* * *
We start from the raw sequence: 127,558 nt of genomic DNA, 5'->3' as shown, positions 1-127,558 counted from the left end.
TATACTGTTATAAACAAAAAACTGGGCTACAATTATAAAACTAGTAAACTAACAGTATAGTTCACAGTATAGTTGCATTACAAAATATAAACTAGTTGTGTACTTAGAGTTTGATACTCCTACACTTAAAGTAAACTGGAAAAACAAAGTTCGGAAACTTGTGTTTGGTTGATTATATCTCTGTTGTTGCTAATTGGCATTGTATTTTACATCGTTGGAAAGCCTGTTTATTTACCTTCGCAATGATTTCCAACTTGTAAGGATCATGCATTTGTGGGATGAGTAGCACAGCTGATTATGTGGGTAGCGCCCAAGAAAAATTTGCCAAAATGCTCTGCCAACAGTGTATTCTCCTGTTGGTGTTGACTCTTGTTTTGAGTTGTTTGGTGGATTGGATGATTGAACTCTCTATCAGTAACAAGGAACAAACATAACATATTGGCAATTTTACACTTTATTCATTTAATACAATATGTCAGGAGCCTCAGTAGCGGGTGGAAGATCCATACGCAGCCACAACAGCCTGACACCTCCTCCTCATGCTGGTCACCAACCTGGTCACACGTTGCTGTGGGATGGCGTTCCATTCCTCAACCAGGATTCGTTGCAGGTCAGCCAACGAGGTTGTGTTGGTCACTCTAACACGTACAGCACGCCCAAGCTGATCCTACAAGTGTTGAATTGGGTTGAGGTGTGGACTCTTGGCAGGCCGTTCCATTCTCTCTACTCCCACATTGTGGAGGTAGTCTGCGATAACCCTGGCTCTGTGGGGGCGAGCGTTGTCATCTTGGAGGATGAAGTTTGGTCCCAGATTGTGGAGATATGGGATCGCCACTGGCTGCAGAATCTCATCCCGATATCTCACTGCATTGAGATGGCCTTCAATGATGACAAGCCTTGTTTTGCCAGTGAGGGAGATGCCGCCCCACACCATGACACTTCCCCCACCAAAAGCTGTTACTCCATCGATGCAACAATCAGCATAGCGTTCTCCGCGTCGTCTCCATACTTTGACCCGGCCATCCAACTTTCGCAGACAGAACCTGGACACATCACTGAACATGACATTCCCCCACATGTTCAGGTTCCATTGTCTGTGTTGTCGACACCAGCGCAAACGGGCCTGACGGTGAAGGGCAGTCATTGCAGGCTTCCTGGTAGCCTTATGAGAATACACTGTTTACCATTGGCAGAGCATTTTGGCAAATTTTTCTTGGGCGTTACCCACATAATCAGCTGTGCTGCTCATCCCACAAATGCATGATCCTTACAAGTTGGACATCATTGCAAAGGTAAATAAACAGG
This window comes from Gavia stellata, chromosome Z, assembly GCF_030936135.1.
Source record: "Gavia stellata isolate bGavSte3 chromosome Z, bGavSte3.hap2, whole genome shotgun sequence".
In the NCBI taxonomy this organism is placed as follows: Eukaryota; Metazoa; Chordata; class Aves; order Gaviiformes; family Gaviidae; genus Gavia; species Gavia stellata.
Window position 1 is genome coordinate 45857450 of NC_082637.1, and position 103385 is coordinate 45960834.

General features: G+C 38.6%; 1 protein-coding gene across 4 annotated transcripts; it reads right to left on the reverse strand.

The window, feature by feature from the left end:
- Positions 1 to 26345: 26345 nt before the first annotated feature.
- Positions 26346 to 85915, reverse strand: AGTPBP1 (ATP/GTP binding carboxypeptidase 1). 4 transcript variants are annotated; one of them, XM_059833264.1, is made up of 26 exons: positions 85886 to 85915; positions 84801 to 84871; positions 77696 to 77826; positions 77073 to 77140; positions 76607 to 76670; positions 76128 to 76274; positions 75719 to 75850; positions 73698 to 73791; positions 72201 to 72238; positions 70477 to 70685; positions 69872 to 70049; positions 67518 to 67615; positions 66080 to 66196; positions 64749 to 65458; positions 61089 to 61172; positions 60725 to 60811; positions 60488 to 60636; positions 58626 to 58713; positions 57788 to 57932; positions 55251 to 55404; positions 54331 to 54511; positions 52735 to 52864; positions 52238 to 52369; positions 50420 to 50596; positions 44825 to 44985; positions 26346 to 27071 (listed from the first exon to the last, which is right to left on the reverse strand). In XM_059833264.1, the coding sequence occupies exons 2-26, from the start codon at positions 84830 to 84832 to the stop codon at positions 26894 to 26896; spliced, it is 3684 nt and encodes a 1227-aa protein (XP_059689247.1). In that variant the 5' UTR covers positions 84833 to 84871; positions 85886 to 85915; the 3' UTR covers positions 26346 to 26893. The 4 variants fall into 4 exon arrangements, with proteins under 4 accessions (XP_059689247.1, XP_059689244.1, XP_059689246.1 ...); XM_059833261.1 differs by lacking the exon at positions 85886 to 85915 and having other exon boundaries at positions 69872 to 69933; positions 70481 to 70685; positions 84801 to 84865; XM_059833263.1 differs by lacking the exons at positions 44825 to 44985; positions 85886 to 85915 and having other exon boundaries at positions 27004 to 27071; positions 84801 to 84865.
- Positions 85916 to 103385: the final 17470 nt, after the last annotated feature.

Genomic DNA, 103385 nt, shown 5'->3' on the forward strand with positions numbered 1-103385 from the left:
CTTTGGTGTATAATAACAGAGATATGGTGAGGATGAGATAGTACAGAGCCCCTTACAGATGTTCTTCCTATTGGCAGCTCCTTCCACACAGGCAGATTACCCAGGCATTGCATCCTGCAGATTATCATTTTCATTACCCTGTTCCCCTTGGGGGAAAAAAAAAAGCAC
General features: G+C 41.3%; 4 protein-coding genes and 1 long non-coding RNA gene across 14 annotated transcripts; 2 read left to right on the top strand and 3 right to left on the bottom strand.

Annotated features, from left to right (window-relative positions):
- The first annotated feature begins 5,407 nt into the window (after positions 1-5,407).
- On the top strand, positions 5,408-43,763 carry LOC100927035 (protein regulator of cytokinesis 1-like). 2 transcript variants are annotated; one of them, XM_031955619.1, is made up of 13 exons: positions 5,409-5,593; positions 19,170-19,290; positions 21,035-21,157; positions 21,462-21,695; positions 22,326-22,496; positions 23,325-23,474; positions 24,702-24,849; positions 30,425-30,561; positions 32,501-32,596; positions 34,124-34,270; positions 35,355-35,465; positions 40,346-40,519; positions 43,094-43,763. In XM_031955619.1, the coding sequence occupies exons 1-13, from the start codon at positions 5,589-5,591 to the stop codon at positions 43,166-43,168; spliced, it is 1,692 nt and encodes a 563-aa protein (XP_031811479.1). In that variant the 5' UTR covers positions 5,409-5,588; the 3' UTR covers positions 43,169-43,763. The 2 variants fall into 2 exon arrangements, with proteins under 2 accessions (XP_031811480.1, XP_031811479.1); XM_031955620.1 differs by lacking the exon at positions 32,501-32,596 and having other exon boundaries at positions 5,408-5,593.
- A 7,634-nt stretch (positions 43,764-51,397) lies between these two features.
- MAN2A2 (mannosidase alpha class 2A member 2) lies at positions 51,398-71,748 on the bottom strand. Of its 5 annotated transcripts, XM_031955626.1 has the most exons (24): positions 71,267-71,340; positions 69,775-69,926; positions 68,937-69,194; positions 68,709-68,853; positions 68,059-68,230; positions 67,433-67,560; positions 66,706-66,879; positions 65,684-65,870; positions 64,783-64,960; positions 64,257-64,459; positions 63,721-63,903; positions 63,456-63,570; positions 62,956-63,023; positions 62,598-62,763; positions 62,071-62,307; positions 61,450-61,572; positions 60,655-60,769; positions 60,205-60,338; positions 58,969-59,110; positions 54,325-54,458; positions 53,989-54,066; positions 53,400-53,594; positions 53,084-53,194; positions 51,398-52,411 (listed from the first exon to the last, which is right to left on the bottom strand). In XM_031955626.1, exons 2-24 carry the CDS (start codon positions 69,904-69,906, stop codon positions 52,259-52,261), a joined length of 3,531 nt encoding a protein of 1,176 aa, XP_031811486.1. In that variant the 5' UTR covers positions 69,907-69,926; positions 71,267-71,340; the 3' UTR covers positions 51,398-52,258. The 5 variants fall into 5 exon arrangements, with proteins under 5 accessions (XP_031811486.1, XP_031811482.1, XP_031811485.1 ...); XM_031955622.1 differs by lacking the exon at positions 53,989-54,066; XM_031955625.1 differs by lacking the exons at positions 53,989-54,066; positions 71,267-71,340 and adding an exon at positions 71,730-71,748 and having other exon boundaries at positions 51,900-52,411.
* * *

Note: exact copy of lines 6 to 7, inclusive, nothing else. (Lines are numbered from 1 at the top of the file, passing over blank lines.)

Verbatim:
Window position 1 is genome coordinate 45857450 of NC_082637.1, and position 103385 is coordinate 45960834.

General features: G+C 38.6%; 1 protein-coding gene across 4 annotated transcripts; it reads right to left on the reverse strand.